Brandon McCarthy: Mechanical changes for the better?by Kyle Boddy
April 28, 2011
Brandon McCarthy has made some major changes in 2011 while pitching for the Oakland Athletics. Jeff Sullivan noticed this on Baseball Nation, referring to the change in his arm slot. I took a look at one of his older starts on July 31, 2007 (Texas @ Cleveland) and compared it to a game I went to in Seattle on April 21, 2011. Here's the raw PITCHf/x data from those two games via BrooksBaseball.net: 2007, 2011.
You can see in the 2007 data that he threw a four-seam fastball that was primarily higher in the zone with little lateral break (consistent with a higher release point), while in 2011 he relied more on a two-seam fastball with larger lateral break and more sink (consistent with a lower release point).
His breaking balls have changed as well, mostly due to the change in arm slot, I'd bet. Also available in that link are the average release point plots that show that McCarthy's release point is significantly lower in 2011 than it was in 2007:
His release point appears to be more consistent in 2011, which may be a good thing with regard to limiting elbow injuries (though McCarthy's injury problems have been shoulder/scapular in nature).
While it's pretty rare to find a pitcher who has made such major changes in approach and arm angle in the major leagues, it's even more rare to find someone who has made whole cloth mechanical changes in addition to revamping how he attacks hitters.
McCarthy has obviously made the basic mechanical change of arm slot (as shown in PITCHf/x data), but it goes way beyond that when you examine the video evidence. Compare his mechanics from 2009 in this high-speed shot by Trip Somers of TexasLeaguers.com to the video I shot in 2011:
Simply pause the video at footplant to see the major changes in how he loads the scapula. More careful examination will reveal that he is using his lower body more efficiently and effectively in the newer video than he was in the 2009 video. To use common scouting language, McCarthy is a lot less "max effort" in 2011 than in 2009 without any detrimental effects (no drop in velocity).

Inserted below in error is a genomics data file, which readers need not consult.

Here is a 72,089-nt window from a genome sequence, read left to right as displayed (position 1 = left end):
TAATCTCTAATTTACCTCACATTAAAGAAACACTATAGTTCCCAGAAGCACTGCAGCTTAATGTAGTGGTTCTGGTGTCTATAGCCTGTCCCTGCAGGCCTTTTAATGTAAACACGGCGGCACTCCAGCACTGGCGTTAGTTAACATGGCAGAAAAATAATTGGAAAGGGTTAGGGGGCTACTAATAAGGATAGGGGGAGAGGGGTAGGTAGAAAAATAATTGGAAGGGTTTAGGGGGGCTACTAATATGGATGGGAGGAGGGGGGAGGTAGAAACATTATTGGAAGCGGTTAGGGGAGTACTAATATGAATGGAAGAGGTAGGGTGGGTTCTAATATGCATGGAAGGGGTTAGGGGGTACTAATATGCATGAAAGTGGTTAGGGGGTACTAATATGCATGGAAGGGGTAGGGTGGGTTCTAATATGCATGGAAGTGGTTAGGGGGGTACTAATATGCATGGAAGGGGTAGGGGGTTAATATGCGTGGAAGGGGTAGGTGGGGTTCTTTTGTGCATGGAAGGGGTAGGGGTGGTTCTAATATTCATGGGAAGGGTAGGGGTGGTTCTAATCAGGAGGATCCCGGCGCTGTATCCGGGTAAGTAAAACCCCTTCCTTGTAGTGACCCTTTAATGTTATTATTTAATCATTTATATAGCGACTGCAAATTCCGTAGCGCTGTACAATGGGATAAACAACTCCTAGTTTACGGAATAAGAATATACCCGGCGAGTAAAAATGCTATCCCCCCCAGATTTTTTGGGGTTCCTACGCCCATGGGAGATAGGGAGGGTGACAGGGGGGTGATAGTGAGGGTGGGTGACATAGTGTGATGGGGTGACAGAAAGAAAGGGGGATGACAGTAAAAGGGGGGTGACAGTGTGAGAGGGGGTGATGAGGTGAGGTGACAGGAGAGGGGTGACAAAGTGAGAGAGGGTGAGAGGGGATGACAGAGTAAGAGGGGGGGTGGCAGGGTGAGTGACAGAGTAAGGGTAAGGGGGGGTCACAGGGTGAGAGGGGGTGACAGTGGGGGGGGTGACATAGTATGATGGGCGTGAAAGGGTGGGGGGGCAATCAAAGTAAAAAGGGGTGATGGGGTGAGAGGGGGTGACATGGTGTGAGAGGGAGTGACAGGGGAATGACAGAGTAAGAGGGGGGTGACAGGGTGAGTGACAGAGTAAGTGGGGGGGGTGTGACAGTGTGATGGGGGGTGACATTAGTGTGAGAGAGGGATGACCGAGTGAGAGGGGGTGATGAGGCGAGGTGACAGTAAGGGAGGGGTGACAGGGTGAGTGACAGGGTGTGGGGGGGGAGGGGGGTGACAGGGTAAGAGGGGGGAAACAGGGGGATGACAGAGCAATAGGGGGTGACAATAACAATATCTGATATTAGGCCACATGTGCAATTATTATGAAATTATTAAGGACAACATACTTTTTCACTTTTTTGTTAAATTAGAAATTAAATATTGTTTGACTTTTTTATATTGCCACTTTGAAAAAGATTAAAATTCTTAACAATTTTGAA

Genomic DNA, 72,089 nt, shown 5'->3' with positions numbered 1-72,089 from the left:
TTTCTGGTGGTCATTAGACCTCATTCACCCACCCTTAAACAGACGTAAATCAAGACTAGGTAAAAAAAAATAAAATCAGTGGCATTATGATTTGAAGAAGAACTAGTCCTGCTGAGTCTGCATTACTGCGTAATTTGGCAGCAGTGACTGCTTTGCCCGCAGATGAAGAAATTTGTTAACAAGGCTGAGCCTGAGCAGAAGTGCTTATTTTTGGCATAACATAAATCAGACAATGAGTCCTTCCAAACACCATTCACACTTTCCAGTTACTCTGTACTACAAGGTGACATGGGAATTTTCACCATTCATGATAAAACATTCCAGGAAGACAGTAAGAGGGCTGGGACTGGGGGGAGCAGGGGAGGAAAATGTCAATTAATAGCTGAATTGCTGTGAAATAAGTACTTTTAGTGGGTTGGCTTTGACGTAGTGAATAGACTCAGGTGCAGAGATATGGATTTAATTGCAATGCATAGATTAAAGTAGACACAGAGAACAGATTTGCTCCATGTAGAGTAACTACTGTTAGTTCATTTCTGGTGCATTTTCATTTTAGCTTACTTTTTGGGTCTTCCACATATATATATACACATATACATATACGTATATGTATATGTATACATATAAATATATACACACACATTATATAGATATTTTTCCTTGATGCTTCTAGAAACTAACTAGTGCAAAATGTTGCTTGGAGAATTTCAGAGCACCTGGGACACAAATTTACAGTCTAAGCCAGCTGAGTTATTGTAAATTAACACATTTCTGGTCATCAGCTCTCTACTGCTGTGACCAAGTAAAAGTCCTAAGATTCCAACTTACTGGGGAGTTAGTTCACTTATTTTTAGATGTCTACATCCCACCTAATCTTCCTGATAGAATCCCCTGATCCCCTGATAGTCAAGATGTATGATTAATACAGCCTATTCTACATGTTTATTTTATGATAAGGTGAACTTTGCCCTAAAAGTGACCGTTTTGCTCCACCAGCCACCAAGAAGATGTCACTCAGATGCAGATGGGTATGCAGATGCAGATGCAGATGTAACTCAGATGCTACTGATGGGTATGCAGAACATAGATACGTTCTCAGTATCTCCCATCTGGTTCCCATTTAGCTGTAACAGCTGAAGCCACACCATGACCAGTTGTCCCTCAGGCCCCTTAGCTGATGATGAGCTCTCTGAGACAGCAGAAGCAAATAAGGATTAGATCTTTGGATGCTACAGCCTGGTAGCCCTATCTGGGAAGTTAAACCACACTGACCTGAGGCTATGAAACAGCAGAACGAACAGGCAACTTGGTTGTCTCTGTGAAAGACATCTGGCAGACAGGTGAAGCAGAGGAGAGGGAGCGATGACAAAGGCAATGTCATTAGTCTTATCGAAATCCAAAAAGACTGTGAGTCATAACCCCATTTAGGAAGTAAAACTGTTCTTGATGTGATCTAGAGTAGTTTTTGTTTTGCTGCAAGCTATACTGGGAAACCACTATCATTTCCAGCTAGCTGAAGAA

I've also put together a comparison video from 2007 to 2011 using 30 FPS low-quality broadcast game footage from the games selected above:
In my opinion, McCarthy's new delivery is a huge upgrade on many levels. He's obviously getting much better results with it, but the new delivery promotes rotation significantly better by doing a superior job of finishing rotated to the target while his trunk is "stacked" more efficiently. He is "loading" his scapula in a better pattern, which may help to limit injury given his history of scapular stress fractures without any loss of velocity.
We know that McCarthy has worked with a number of people on revamping his mechanics, including his former pitching coach in Texas, Mike Maddux, and TexasLeaguers.com writer (and current pro scout) Trip Somers (source: scout.com).
He pitched a brilliant game (albeit against a mostly inept offense) when I saw him, losing 1-0 against Felix Hernandez. It's hard not to root for a guy who is willing to put in the work and research to stay in the big leagues, and the fact that he pitches for a team I have a casual rooting interest in makes me hope McCarthy puts together a great career going forward.
Oh, and he has a great sense of humor. If you haven't read his Twitter account, you need to. Here's an image he made because he "felt left out" of the Oakland rotation:
References and Resources
-Trip Somers, TexasLeaguers.com (and current pro scout)
-Driveline Baseball, high-speed scouting
-Scout.com, McCarthy test drives new mechanics
-Brooksbaseball.net, PITCHf/x tool
Kyle Boddy is the owner of Driveline Baseball and Driveline Biomechanics Research, both in Seattle, Washington. At his facility, he's melded statistical analysis, strength & conditioning, prehab/rehab, and advanced biomechanical analysis concepts to develop improved efficiency, durability, and fastball velocity of baseball pitchers. He can be reached via email at firstname.lastname@example.org and found on Twitter: @drivelinebases.